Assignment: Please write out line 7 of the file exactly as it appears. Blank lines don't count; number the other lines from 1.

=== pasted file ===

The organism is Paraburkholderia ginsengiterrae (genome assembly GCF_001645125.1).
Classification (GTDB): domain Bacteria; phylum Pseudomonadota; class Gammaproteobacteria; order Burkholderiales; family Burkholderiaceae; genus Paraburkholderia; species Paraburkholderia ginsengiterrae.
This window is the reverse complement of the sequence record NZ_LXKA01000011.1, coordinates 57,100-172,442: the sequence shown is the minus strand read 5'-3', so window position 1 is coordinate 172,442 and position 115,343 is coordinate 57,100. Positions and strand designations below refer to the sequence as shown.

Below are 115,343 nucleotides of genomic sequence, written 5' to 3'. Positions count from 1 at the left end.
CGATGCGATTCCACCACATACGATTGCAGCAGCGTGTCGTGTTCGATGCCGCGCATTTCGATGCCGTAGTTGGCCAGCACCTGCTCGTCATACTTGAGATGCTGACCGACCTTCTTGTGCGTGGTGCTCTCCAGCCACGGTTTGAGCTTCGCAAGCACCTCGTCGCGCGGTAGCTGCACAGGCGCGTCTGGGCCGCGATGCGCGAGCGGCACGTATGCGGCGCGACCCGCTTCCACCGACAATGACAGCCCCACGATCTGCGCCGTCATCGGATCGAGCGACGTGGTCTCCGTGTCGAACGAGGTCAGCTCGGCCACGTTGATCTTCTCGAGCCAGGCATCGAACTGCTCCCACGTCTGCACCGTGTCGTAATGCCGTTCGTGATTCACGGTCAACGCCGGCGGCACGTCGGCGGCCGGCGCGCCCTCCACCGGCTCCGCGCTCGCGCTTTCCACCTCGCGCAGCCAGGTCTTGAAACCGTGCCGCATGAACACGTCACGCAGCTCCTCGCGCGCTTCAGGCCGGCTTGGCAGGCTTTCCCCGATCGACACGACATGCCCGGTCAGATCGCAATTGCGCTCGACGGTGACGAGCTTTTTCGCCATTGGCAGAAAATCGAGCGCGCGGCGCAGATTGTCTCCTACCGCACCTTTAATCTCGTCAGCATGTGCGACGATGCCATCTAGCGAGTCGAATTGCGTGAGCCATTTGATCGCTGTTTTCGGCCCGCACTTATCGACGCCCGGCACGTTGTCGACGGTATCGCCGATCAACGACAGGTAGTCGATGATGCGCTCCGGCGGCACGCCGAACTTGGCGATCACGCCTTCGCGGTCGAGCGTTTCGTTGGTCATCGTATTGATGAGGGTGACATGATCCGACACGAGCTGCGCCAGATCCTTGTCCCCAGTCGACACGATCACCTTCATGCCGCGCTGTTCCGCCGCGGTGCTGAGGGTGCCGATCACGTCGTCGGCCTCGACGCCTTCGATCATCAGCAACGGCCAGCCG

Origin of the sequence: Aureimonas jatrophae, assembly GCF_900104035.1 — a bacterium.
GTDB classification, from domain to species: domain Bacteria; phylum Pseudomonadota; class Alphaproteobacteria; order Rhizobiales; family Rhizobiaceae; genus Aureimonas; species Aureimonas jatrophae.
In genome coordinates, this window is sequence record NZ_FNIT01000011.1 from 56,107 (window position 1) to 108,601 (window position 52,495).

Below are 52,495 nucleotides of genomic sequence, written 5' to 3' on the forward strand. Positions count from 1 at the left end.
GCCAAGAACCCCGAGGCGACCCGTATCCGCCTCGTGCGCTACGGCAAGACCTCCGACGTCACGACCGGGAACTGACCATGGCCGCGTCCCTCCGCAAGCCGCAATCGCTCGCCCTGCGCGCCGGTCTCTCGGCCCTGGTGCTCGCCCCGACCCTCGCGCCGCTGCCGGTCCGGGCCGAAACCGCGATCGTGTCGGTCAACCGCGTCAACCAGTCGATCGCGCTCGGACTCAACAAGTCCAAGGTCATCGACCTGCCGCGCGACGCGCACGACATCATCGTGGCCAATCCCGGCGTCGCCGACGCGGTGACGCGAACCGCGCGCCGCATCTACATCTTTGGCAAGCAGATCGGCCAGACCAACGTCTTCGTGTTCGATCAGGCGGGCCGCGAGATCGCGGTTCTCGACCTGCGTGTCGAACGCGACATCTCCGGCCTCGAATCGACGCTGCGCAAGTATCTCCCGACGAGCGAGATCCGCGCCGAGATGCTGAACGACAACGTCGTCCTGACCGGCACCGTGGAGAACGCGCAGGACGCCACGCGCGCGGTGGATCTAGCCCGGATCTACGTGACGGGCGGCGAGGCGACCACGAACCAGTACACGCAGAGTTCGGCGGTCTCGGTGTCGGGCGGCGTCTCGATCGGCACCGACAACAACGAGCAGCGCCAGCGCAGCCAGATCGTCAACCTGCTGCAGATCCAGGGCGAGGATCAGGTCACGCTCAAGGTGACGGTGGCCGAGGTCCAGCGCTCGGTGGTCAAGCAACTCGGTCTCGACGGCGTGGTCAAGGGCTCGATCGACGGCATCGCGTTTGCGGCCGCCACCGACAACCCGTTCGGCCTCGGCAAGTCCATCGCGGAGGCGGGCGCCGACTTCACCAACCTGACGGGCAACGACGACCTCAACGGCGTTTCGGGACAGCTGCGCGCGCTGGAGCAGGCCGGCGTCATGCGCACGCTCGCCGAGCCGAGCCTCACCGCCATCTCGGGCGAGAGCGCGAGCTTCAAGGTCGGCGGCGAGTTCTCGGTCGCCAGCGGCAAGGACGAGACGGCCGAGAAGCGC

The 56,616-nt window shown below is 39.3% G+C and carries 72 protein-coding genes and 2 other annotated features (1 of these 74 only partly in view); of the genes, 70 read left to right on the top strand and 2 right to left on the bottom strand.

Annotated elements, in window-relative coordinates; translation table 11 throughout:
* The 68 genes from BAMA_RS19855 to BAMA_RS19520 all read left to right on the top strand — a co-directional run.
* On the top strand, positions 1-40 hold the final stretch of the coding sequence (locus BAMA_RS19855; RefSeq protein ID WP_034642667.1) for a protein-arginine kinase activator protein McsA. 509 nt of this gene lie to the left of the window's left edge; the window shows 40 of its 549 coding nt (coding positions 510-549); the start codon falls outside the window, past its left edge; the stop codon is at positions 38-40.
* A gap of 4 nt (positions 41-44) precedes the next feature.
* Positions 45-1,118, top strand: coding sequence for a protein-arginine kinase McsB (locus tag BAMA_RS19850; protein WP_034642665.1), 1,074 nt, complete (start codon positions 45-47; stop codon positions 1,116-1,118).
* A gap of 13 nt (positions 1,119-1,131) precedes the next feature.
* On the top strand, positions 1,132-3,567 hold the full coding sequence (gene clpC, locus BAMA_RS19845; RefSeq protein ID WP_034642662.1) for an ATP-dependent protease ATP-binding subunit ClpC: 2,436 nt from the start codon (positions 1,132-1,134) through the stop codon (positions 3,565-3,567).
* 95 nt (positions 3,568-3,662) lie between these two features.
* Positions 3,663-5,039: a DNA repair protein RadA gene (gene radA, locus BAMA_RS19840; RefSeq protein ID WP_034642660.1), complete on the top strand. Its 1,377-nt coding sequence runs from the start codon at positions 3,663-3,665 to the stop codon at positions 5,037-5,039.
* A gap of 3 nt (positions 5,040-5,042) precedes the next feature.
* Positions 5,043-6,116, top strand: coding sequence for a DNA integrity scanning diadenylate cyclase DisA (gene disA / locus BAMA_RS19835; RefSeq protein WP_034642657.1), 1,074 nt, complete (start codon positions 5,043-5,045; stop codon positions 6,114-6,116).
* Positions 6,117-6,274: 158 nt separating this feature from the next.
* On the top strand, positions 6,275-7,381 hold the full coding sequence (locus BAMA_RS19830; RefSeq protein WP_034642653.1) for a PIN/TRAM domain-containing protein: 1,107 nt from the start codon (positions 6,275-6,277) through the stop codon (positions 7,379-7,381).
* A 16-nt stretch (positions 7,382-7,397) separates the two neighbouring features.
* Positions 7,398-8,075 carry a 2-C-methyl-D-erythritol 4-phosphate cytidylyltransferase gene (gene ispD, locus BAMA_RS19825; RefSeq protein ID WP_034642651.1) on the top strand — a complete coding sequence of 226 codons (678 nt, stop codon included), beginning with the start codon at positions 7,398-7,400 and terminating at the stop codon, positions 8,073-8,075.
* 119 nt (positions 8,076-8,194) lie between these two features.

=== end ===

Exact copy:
GTDB classification, from domain to species: domain Bacteria; phylum Pseudomonadota; class Alphaproteobacteria; order Rhizobiales; family Rhizobiaceae; genus Aureimonas; species Aureimonas jatrophae.